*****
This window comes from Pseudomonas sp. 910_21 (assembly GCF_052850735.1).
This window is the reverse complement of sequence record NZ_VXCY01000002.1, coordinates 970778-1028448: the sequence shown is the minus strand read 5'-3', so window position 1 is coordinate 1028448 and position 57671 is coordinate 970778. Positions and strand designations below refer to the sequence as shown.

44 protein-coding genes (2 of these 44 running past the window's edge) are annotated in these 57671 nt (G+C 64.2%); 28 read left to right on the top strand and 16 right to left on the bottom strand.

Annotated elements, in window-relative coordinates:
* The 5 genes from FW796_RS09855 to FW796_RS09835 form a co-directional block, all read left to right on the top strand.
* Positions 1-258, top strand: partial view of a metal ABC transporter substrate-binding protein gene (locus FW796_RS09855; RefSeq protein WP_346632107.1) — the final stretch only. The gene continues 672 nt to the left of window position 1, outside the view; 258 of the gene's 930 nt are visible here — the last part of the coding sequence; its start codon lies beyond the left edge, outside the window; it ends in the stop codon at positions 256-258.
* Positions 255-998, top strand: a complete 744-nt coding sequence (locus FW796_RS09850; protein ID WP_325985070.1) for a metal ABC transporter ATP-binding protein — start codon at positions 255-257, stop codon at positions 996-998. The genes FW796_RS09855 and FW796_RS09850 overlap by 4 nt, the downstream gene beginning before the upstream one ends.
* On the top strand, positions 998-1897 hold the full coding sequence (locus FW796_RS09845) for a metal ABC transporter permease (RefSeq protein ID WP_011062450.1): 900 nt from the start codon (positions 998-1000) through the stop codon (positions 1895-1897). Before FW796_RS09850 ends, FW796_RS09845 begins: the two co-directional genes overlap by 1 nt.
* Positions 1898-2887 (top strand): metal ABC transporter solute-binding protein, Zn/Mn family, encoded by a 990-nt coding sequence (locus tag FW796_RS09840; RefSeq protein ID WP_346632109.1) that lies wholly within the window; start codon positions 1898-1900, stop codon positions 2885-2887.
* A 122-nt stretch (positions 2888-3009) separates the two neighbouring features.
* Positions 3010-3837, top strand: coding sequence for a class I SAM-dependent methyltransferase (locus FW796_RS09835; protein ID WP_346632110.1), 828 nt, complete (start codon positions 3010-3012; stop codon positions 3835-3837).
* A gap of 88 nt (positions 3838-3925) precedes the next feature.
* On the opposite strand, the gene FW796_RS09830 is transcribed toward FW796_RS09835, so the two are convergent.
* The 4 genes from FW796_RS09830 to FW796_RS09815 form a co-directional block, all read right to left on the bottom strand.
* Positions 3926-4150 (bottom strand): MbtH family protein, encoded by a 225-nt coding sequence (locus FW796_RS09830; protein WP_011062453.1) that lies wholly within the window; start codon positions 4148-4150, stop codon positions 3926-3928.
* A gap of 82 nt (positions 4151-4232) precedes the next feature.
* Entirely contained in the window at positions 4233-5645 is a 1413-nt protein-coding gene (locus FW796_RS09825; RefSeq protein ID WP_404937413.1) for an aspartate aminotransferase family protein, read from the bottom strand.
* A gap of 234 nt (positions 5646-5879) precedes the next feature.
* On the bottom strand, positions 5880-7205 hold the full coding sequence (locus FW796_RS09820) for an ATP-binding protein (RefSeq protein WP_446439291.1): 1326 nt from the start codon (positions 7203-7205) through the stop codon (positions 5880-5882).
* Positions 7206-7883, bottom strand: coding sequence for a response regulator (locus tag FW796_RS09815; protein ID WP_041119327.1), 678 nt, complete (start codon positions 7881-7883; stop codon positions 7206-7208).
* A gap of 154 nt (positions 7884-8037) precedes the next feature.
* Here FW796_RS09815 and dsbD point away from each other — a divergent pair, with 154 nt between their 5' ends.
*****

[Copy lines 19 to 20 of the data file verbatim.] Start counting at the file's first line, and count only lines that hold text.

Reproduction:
* On the bottom strand, positions 5880-7205 hold the full coding sequence (locus FW796_RS09820) for an ATP-binding protein (RefSeq protein WP_446439291.1): 1326 nt from the start codon (positions 7203-7205) through the stop codon (positions 5880-5882).
* Positions 7206-7883, bottom strand: coding sequence for a response regulator (locus tag FW796_RS09815; protein ID WP_041119327.1), 678 nt, complete (start codon positions 7881-7883; stop codon positions 7206-7208).